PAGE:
# Can I solve for a unique integral kernel?

Consider, for $\mathbf{v},\mathbf{w} \in \mathbb{R^3}$,

$$f(\mathbf{w}) := \int K(\mathbf{w,\mathbf{v}}) g(\mathbf{v}) \, d\mathbf{v} \, .$$

Is it possible to solve for the integral kernel, $K(\mathbf{w,\mathbf{v}})$, if $f(\mathbf{w})$ and $g(\mathbf{v})$ are known scalar functions and we require

$$\int K(\mathbf{w,\mathbf{v}}) \, d\mathbf{v} = 1 \, ?$$

Follow-up note: these are definite integrals, $\int \rightarrow \int_{a1}^{b1} \int_{a2}^{b2} \int_{a3}^{b3}$

Thank you for any insight.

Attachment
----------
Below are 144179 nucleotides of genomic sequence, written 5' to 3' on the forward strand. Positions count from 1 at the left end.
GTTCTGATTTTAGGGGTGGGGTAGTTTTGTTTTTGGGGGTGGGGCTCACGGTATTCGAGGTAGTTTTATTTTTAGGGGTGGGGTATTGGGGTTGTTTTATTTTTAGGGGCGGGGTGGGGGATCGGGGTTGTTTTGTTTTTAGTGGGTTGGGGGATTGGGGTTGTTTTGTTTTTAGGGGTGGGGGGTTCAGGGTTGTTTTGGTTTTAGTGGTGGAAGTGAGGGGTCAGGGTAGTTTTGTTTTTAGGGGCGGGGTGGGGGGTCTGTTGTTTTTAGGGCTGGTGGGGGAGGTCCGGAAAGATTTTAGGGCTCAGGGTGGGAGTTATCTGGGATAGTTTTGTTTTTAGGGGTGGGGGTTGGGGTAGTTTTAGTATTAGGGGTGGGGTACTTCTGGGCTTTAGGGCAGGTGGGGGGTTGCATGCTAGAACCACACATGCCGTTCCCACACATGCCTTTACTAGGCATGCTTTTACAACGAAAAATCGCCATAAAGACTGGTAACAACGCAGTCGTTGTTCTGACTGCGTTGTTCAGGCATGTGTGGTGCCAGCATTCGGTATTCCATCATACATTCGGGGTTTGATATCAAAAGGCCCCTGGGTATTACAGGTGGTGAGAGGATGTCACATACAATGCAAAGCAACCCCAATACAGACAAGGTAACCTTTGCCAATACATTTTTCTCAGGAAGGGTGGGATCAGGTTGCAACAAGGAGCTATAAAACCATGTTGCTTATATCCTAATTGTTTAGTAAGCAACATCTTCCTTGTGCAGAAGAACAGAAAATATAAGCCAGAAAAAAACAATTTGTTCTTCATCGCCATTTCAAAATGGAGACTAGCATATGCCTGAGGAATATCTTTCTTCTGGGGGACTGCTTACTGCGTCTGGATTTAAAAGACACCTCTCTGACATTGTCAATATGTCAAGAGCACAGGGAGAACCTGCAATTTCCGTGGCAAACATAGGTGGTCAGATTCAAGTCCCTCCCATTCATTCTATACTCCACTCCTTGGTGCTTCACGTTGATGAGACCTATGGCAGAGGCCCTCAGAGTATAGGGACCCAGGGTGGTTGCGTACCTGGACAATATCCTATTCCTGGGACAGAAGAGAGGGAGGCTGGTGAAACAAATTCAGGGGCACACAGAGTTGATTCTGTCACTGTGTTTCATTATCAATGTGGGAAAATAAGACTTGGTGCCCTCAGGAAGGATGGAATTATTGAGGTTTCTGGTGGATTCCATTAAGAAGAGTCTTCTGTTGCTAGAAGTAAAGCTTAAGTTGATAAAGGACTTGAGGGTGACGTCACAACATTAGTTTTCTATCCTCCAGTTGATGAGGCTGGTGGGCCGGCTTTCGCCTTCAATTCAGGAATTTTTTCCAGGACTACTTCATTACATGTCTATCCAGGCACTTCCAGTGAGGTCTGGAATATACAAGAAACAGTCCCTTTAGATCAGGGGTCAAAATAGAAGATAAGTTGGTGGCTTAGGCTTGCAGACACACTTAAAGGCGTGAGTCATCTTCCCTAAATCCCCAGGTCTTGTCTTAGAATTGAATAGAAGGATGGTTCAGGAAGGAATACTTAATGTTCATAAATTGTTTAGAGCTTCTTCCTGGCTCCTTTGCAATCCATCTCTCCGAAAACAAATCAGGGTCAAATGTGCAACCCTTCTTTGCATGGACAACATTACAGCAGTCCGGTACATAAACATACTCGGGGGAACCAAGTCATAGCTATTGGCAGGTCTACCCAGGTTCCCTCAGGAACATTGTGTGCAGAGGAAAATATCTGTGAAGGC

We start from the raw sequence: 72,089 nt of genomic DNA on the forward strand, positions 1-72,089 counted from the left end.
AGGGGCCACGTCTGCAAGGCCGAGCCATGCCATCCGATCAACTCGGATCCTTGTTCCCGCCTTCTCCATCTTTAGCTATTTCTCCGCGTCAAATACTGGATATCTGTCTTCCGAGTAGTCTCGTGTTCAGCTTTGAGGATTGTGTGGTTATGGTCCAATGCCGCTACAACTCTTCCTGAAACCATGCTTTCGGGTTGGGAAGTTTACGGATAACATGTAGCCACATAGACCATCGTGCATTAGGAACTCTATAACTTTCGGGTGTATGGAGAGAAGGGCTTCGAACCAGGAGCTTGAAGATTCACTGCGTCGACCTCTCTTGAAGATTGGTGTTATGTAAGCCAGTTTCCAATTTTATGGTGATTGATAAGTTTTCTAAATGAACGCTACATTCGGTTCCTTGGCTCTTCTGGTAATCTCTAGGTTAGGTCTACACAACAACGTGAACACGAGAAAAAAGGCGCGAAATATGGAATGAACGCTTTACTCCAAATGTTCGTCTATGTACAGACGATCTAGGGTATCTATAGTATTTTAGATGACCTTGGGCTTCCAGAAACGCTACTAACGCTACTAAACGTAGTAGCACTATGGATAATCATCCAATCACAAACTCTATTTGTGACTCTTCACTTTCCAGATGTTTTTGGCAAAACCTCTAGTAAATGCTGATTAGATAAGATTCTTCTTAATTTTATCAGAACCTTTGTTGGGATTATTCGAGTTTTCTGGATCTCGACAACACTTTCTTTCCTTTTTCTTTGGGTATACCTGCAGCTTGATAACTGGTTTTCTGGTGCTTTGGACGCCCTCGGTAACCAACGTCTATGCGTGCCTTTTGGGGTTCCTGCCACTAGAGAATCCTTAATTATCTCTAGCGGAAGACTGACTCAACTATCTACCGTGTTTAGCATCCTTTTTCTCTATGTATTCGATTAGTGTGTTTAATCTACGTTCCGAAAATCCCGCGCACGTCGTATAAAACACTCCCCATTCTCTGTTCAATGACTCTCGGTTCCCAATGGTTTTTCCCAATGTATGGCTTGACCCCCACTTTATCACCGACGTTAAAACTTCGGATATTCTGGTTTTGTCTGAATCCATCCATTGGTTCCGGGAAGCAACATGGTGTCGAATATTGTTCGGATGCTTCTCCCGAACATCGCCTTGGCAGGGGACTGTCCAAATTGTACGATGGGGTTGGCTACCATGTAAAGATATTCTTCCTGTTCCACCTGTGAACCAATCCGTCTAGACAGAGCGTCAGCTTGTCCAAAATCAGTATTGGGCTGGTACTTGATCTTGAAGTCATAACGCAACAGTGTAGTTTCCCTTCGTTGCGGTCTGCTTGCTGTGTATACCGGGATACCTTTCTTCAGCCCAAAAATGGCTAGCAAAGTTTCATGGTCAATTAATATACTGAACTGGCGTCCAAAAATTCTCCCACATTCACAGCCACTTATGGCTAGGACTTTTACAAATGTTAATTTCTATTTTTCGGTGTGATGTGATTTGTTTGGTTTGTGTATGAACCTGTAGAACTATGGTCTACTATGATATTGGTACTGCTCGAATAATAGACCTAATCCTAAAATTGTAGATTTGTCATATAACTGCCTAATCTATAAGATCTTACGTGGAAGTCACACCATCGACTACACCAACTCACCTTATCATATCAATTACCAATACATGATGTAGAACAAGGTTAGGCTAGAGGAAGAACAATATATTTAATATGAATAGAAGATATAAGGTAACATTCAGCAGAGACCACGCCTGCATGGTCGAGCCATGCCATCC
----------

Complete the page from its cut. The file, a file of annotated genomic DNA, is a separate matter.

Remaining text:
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Isn't this related to the identification of time varying channels (regularize.wordpress.com/tag/time-varying-channels)? –  Dirk Sep 18 '12 at 21:09
Not enough information. Knowing one input vector and one output vector, you cannot tell what linear transformation is at work. Consider the discrete version of this problem, where $g$, $f$, $K$ are piecewise constant and the integrals become sums - you will see that the problem is underdetermined. –  user31373 Sep 18 '12 at 23:17